Will Ebooks Kill Print?

by publishing

While ebooks are gaining traction in the bookselling world, the question of whether print will survive the onslaught needs to be examined.

The American Publishers Association recently released numbers that showed that in the first quarter of 2012 the sales of ebooks have surpassed the sales figures for hardcover books for the first time.

What does this mean for bookstores, authors, and readers?

Will Ebooks Replace Hardcover Books?

There has been much talk about ebooks and hardcover sales. 

This is because, unlike paperbacks which are released as much as a year after the initial publication of a book in hardcover, readers are demanding ebook versions with simultaneous release dates to the hardcover edition.

Since publishers get their largest profit margins from the sale of the hard covers, this has them worried that a large portion of their profits will be eaten away by ebook buyers.

It appears, however, that the sale of ebooks isn't primarily cannibalizing hardcovers, but rather that it's killing the mass-market paperback format.

What's Your Preferred Format For Books?

What are Mass-Market Paperbacks?

Mass-market paperbacks used to be the most ubiquitous book format. You could find them in corner stores, supermarket checkout lines, airports as well as bookstores.

Made in small dimensions from cheap paper, they could be sold for considerably less than hardcover editions.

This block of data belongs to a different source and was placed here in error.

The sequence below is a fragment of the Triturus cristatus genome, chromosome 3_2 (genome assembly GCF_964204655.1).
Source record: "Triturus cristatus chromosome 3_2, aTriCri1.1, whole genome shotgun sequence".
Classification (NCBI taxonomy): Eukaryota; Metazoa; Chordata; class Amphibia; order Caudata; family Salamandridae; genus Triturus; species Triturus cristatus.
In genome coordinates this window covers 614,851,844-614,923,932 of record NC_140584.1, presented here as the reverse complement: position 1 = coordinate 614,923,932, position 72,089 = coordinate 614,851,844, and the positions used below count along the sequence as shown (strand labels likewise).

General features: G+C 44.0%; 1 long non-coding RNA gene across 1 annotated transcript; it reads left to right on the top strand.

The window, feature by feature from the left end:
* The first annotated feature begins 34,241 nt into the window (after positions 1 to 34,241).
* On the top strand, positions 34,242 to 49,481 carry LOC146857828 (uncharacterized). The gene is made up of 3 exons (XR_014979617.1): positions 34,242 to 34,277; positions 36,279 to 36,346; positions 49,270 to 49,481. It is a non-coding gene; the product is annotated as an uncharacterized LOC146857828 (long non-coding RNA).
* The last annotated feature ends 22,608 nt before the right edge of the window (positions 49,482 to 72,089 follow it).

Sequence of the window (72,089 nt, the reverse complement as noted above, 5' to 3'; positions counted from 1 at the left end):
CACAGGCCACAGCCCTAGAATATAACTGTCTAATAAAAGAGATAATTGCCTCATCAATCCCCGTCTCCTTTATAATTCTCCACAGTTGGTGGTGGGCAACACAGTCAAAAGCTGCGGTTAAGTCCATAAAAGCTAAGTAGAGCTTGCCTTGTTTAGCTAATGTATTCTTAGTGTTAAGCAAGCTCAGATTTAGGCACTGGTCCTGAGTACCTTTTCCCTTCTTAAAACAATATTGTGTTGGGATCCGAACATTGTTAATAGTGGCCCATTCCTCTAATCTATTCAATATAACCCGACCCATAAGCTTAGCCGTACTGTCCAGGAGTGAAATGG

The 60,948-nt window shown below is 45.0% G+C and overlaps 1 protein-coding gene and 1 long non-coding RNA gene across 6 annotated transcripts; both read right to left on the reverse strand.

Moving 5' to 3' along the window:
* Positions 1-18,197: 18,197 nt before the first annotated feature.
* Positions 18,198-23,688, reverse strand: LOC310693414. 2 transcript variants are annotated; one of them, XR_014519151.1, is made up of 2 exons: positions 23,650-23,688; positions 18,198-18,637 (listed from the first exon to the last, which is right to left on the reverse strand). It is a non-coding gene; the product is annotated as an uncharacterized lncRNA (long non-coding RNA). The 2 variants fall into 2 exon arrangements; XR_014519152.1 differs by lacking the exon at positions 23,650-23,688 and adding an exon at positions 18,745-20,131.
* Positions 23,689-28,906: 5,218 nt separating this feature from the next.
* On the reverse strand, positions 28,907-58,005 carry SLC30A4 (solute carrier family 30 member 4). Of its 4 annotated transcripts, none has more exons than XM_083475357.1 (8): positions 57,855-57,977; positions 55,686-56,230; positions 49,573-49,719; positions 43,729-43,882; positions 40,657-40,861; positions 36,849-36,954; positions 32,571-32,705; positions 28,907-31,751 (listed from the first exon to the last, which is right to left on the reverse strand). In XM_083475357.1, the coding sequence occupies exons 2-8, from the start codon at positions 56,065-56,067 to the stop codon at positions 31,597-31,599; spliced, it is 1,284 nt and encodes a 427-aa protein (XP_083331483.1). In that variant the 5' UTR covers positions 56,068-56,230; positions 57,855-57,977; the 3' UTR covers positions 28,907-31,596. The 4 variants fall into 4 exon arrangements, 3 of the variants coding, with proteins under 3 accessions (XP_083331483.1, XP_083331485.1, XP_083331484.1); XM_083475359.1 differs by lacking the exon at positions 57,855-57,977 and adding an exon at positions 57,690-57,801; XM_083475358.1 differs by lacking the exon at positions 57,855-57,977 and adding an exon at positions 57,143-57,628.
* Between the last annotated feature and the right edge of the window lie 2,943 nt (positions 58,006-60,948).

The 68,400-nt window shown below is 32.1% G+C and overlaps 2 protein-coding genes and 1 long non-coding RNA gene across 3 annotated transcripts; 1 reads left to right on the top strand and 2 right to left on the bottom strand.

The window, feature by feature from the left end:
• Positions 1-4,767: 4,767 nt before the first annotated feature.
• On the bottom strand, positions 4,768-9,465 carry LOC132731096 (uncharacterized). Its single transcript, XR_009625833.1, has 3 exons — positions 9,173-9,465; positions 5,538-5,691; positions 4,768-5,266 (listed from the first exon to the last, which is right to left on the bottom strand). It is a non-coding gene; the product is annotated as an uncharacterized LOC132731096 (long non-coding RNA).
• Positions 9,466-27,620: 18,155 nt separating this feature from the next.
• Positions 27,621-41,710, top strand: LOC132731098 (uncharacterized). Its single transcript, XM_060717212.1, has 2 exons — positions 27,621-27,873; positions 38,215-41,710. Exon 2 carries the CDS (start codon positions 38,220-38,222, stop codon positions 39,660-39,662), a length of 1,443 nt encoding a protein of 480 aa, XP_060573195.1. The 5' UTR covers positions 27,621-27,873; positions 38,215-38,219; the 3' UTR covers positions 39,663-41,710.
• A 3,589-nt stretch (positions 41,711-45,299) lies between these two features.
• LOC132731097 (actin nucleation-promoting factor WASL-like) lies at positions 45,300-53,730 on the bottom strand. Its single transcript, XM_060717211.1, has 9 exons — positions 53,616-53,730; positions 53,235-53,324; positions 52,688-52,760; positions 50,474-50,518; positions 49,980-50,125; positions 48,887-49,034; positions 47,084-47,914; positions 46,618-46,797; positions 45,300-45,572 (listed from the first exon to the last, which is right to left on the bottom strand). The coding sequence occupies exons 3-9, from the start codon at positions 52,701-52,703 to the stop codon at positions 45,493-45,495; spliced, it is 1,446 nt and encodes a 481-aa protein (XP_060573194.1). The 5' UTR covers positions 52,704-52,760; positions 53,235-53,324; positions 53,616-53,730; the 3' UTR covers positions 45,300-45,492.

It's likely, though, that this once popular format will cease to exist within a decade.

What's Killing the Paperback Novel

The Beatles once wrote about wanting to be a "Paperback Writer." With the rapid decline of the format, one wonders if the song will become meaningless to future generations.

It's more than just ebooks that are eating into the paperback market, although most ebook purchases are books that might otherwise have been bought in the mass-market format.

The mass-market paperback has also been a victim of deep discounting by online retailers. 

Amazon, in particular, often deeply discounts the hardcover edition of bestselling ebooks to such an extent that they are only a few pennies to a dollar more expensive than the paperback.

Even retail stores are forced to put deep discounts on new hardcover books to compete. 

Retail space for mass market books has also dwindled, cutting into the sales of the format.  Stores like Walmart that used to have a healthy stock of mass-market paperbacks have now reduced their purchases of that format in favor of larger and higher-quality trade paper and hardcover books. Even bookstores like B&N have reduced the display space they used to have for mass-market paperbacks.

And finally, for all those readers that don't plan on reading a book more than once, or who don't want an embarrassing copy of the steamy romance they've been reading around the house, ebooks are the solution. 

Who Will Be Most Affected by the Death of the Paperback?

Publishers and authors will probably not be too bothered by the death of the mass-market paperback. Ebooks have fewer fixed costs associated with their production and distribution, yet cost about the same as a mass-market book, so the cannibalization will need some adjustment, but it won't be problematic.

Bookstores, particularly independents, who don't have a way to capitalize on the popularity of ebooks are going to suffer from the inexpensive editions.

But the worst hit will be used bookstores, for which mass market paperbacks are like bread and butter.

Updated: 06/20/2012, publishing
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